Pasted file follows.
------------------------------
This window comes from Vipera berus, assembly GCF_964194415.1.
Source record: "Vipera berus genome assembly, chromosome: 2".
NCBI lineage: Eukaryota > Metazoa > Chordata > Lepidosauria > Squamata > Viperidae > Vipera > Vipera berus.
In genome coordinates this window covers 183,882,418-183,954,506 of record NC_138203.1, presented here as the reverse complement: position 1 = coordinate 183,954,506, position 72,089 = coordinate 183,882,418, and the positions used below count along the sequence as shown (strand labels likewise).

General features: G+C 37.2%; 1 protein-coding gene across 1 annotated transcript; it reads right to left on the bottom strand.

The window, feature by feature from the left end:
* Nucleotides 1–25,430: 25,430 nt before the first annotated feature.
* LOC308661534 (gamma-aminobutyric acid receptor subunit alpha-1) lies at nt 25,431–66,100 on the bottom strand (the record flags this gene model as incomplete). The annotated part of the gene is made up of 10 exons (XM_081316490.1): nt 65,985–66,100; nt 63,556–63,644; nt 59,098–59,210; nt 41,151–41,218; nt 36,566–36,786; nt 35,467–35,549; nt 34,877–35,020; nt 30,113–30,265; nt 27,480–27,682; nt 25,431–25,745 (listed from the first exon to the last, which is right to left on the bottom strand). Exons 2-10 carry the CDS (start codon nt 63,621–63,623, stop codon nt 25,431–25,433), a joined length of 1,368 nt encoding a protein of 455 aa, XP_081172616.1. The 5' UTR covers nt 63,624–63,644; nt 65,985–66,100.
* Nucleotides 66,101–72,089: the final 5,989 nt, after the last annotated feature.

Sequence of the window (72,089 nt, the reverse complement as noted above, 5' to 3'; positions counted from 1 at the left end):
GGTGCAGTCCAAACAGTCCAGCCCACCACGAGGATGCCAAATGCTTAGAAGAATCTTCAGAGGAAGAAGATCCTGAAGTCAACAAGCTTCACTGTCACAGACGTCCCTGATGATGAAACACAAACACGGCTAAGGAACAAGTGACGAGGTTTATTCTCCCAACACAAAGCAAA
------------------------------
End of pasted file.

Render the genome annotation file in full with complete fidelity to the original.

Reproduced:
This window comes from Vipera berus, assembly GCF_964194415.1.
Source record: "Vipera berus genome assembly, chromosome: 2".
NCBI lineage: Eukaryota > Metazoa > Chordata > Lepidosauria > Squamata > Viperidae > Vipera > Vipera berus.
In genome coordinates this window covers 183,882,418-183,954,506 of record NC_138203.1, presented here as the reverse complement: position 1 = coordinate 183,954,506, position 72,089 = coordinate 183,882,418, and the positions used below count along the sequence as shown (strand labels likewise).

General features: G+C 37.2%; 1 protein-coding gene across 1 annotated transcript; it reads right to left on the bottom strand.

The window, feature by feature from the left end:
* Nucleotides 1–25,430: 25,430 nt before the first annotated feature.
* LOC308661534 (gamma-aminobutyric acid receptor subunit alpha-1) lies at nt 25,431–66,100 on the bottom strand (the record flags this gene model as incomplete). The annotated part of the gene is made up of 10 exons (XM_081316490.1): nt 65,985–66,100; nt 63,556–63,644; nt 59,098–59,210; nt 41,151–41,218; nt 36,566–36,786; nt 35,467–35,549; nt 34,877–35,020; nt 30,113–30,265; nt 27,480–27,682; nt 25,431–25,745 (listed from the first exon to the last, which is right to left on the bottom strand). Exons 2-10 carry the CDS (start codon nt 63,621–63,623, stop codon nt 25,431–25,433), a joined length of 1,368 nt encoding a protein of 455 aa, XP_081172616.1. The 5' UTR covers nt 63,624–63,644; nt 65,985–66,100.
* Nucleotides 66,101–72,089: the final 5,989 nt, after the last annotated feature.

Sequence of the window (72,089 nt, the reverse complement as noted above, 5' to 3'; positions counted from 1 at the left end):
GGTGCAGTCCAAACAGTCCAGCCCACCACGAGGATGCCAAATGCTTAGAAGAATCTTCAGAGGAAGAAGATCCTGAAGTCAACAAGCTTCACTGTCACAGACGTCCCTGATGATGAAACACAAACACGGCTAAGGAACAAGTGACGAGGTTTATTCTCCCAACACAAAGCAAA